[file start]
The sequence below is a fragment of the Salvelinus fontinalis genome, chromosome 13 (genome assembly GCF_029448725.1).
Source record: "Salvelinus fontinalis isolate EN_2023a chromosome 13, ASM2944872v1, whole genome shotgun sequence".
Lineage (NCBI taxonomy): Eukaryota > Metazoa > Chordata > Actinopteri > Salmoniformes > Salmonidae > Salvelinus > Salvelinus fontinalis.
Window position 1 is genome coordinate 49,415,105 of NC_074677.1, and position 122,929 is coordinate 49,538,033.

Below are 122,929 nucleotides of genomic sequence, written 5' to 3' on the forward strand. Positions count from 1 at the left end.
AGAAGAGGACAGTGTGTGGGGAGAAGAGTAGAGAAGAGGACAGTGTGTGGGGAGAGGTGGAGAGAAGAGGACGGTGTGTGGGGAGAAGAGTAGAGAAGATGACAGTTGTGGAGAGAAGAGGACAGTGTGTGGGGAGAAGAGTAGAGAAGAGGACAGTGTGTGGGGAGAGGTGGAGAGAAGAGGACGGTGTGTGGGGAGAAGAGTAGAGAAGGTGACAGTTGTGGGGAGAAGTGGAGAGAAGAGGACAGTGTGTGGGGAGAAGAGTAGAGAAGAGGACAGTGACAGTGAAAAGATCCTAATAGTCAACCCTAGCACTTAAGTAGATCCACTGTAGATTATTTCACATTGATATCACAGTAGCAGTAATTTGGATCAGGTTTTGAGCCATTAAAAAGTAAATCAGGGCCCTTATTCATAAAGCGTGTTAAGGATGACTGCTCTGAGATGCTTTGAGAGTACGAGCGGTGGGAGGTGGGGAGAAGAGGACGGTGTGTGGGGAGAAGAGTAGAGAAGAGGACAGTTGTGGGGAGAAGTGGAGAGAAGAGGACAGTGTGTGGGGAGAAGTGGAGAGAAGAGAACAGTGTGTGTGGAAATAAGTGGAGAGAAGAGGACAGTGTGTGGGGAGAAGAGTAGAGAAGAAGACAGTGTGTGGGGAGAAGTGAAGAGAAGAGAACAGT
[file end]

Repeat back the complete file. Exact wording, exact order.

The sequence below is a fragment of the Salvelinus fontinalis genome, chromosome 13 (genome assembly GCF_029448725.1).
Source record: "Salvelinus fontinalis isolate EN_2023a chromosome 13, ASM2944872v1, whole genome shotgun sequence".
Lineage (NCBI taxonomy): Eukaryota > Metazoa > Chordata > Actinopteri > Salmoniformes > Salmonidae > Salvelinus > Salvelinus fontinalis.
Window position 1 is genome coordinate 49,415,105 of NC_074677.1, and position 122,929 is coordinate 49,538,033.

Below are 122,929 nucleotides of genomic sequence, written 5' to 3' on the forward strand. Positions count from 1 at the left end.
AGAAGAGGACAGTGTGTGGGGAGAAGAGTAGAGAAGAGGACAGTGTGTGGGGAGAGGTGGAGAGAAGAGGACGGTGTGTGGGGAGAAGAGTAGAGAAGATGACAGTTGTGGAGAGAAGAGGACAGTGTGTGGGGAGAAGAGTAGAGAAGAGGACAGTGTGTGGGGAGAGGTGGAGAGAAGAGGACGGTGTGTGGGGAGAAGAGTAGAGAAGGTGACAGTTGTGGGGAGAAGTGGAGAGAAGAGGACAGTGTGTGGGGAGAAGAGTAGAGAAGAGGACAGTGACAGTGAAAAGATCCTAATAGTCAACCCTAGCACTTAAGTAGATCCACTGTAGATTATTTCACATTGATATCACAGTAGCAGTAATTTGGATCAGGTTTTGAGCCATTAAAAAGTAAATCAGGGCCCTTATTCATAAAGCGTGTTAAGGATGACTGCTCTGAGATGCTTTGAGAGTACGAGCGGTGGGAGGTGGGGAGAAGAGGACGGTGTGTGGGGAGAAGAGTAGAGAAGAGGACAGTTGTGGGGAGAAGTGGAGAGAAGAGGACAGTGTGTGGGGAGAAGTGGAGAGAAGAGAACAGTGTGTGTGGAAATAAGTGGAGAGAAGAGGACAGTGTGTGGGGAGAAGAGTAGAGAAGAAGACAGTGTGTGGGGAGAAGTGAAGAGAAGAGAACAGT